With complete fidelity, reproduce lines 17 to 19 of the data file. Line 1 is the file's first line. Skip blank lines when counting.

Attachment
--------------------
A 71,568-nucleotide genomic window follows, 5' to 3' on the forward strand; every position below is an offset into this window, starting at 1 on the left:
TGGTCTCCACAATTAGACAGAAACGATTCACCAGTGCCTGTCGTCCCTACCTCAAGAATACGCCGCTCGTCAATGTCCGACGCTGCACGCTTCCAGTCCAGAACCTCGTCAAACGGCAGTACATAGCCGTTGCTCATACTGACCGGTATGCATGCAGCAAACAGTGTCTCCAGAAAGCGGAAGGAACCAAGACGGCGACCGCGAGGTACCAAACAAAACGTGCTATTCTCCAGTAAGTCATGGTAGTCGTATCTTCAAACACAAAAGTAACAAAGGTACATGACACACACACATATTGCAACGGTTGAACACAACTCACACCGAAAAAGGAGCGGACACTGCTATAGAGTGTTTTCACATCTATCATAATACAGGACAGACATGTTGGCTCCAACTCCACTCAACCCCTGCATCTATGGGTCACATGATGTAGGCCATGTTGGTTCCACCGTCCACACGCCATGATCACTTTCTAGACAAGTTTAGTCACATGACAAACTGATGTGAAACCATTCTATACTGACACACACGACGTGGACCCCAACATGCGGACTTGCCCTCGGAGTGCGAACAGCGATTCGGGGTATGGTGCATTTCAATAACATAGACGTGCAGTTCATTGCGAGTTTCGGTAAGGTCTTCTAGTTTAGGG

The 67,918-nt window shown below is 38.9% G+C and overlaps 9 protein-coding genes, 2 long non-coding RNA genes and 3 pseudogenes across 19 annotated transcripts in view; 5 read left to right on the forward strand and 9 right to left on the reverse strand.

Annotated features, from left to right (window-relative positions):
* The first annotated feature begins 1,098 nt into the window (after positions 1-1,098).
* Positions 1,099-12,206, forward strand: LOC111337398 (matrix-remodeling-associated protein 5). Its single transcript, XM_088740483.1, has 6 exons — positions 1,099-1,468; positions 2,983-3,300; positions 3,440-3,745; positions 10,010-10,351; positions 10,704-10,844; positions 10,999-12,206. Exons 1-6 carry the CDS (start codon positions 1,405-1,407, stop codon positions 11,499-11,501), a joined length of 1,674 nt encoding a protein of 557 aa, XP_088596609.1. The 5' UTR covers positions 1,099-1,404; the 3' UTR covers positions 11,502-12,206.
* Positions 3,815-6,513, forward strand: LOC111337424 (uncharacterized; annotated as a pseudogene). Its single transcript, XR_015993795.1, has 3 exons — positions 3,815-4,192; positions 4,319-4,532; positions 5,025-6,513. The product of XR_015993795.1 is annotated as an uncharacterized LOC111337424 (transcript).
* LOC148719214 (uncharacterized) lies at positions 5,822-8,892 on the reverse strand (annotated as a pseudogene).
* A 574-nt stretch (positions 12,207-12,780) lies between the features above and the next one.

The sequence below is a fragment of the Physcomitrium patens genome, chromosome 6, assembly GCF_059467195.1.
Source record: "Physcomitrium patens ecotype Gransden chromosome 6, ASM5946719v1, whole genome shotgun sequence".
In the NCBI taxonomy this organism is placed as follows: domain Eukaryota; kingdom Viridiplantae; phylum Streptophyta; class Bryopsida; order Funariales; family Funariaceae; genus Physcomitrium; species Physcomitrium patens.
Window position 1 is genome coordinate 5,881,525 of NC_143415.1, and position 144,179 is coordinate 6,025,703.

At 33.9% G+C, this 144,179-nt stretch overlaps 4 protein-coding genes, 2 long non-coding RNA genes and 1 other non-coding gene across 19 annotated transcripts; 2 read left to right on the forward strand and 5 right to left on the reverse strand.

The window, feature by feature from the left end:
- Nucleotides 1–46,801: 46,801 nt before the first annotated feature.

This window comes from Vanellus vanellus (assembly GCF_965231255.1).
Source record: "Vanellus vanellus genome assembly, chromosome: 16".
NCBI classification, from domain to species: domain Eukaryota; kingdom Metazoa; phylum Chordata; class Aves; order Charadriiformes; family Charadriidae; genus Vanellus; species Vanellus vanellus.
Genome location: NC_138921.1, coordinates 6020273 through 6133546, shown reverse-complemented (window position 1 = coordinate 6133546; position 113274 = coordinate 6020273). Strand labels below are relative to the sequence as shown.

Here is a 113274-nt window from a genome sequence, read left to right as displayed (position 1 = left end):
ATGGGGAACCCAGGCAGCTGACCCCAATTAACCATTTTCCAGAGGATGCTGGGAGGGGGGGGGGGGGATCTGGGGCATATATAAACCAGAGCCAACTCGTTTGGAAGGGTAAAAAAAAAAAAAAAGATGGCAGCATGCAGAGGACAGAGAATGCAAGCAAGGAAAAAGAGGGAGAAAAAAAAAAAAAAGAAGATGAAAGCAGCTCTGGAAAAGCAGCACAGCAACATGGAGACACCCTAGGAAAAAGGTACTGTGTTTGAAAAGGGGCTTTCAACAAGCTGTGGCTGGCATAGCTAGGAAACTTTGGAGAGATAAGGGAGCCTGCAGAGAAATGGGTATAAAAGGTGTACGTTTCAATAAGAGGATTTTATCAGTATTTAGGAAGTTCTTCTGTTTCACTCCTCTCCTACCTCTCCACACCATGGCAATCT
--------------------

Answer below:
This window comes from Vanellus vanellus (assembly GCF_965231255.1).
Source record: "Vanellus vanellus genome assembly, chromosome: 16".
NCBI classification, from domain to species: domain Eukaryota; kingdom Metazoa; phylum Chordata; class Aves; order Charadriiformes; family Charadriidae; genus Vanellus; species Vanellus vanellus.